For most of us, organizing is a chore. A big, scary chore we put off for weeks, months or maybe even years. We employ a variety of avoidance tactics. Some of us don’t go in to that messy room in our house. Or we throw random items in a closet and pretend they don’t exist (and neither does the closet). Or we walk a different direction so we don’t come face to face with a pile of paperwork, a buildup of boxes or a clutter of unused cords.
Why do we have such a hard time with organization? As Erin Doland, editor-in-chief of the widely popular organization blog Unclutterer.com, said, “No one is naturally organized — we aren’t born with day planners in our hands. Being organized is a skill we learn, similar to tying our shoes and reading.” And some of us learn more slowly than others. According to Doland, it took her years to learn to be organized.
The other problem? Plain and simple, some of us just have a lot of stuff. “The more stuff you have, the longer it takes you to initially organize and maintain your systems,” said Doland, who’s also author of Unclutter Your Life in One Week. Below, Doland shares five effective tips for getting and staying organized.
1. Buddy up.
Just having a friend or family member next to you as you’re organizing can help keep you accountable, motivated and focused, Doland said. Does your sentimentality stop you from getting rid of stuff? If so, have the other person hold each item while you decide what to do with it. Research has shown, according to Doland, that “If you touch the item, you may form an irrational and stronger emotional bond to it.”
2. Time yourself.
The idea of an organizational overhaul is no doubt overwhelming. Plus, how many people really have several hours a day to devote to decluttering? Like any big project, breaking decluttering down into manageable bits helps. Doland suggested using a timer every day to organize. For instance, after having dinner every night, you “set a timer for 15 or 30 minutes and unclutter,” and stop after the timer goes off. While this won’t bring instant or dramatic results, “…over the weeks you’ll make significant progress.”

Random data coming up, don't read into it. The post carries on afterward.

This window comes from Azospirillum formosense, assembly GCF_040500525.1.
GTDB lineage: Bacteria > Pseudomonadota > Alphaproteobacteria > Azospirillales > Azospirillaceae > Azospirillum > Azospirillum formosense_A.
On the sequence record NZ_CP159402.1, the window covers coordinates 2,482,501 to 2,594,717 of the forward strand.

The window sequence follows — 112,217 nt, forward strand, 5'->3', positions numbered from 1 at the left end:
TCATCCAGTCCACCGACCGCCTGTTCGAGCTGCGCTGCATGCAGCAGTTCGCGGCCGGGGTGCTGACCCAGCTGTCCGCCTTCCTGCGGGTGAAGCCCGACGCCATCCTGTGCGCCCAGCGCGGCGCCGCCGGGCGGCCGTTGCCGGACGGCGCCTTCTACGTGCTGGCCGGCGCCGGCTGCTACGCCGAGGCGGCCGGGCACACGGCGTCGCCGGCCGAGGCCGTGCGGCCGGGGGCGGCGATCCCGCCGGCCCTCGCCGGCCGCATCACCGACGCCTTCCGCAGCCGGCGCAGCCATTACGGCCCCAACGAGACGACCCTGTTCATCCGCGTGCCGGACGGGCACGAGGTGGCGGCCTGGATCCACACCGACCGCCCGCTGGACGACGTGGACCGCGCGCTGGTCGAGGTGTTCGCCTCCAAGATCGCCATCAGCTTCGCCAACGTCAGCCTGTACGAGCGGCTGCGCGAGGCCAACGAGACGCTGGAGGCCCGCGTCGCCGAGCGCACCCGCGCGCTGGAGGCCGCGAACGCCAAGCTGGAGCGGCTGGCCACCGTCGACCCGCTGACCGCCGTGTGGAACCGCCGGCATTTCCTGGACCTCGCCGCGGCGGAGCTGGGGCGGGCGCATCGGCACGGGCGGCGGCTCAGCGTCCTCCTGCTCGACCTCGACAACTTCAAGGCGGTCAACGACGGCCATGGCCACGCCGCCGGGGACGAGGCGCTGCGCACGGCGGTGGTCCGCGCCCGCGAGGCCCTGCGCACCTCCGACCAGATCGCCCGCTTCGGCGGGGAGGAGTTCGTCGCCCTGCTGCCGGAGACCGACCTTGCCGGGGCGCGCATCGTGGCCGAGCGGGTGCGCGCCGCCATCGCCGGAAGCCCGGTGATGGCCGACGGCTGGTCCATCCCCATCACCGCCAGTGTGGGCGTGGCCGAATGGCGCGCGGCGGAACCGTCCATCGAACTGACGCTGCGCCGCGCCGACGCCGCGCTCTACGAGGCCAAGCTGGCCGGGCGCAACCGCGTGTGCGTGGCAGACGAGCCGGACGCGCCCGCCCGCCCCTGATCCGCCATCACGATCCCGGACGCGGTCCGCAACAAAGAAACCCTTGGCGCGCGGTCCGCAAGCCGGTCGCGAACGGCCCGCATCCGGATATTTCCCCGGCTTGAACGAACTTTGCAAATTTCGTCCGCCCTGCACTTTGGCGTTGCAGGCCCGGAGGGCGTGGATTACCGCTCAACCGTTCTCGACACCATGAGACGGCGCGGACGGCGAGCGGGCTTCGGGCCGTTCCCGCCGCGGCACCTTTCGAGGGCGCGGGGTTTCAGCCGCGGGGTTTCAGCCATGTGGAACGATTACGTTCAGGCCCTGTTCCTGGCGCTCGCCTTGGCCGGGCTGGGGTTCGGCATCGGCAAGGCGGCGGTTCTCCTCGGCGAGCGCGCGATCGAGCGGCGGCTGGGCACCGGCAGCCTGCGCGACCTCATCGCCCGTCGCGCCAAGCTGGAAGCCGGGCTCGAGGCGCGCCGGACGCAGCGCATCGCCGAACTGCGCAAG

3. “Be well fed and well rested.”
It’s hard to think straight with little sleep, let alone have the energy to lift heavy boxes, find a place for things and want to get started in the first place. “Get a good night’s sleep and then eat healthful meals and snacks over the course of the day. When your brain and body are appropriately fueled, you’ll be surprised by how much work you can get done,” Doland said.
4. Create a routine based on your personality.
When it comes to curbing clutter, one size doesn’t fit all, Doland said. And it makes sense, because we have different personalities and preferences. That’s why it’s important to set up a routine around your own habits and behaviors.
In other words, “Know yourself, and create an organizing routine and system that reflect your personality.” Doland is a self-professed mess-maker. So she takes “30 minutes before bed each night to put things away, clear surfaces, and get the house ready for the next morning.”
If you leave dirty clothes everywhere, except in the laundry basket, “you might need more hampers — one in your closet, one in your bathroom, one in your bedroom — compared to someone who hits the hamper every time,” Doland said.
5. Make organization about more than having a tidy home.
Take advantage of being organized to create or enjoy something bigger. “Being organized and living without clutter aren’t the end game, they’re simply tools to help you achieve the life you desire,” Doland said. She added: “Don’t be organized or uncluttered for the sake of being organized or uncluttered — use these skills to allow you to spend more time with your family or volunteer at your favorite charity or whatever it is that matters most to you.”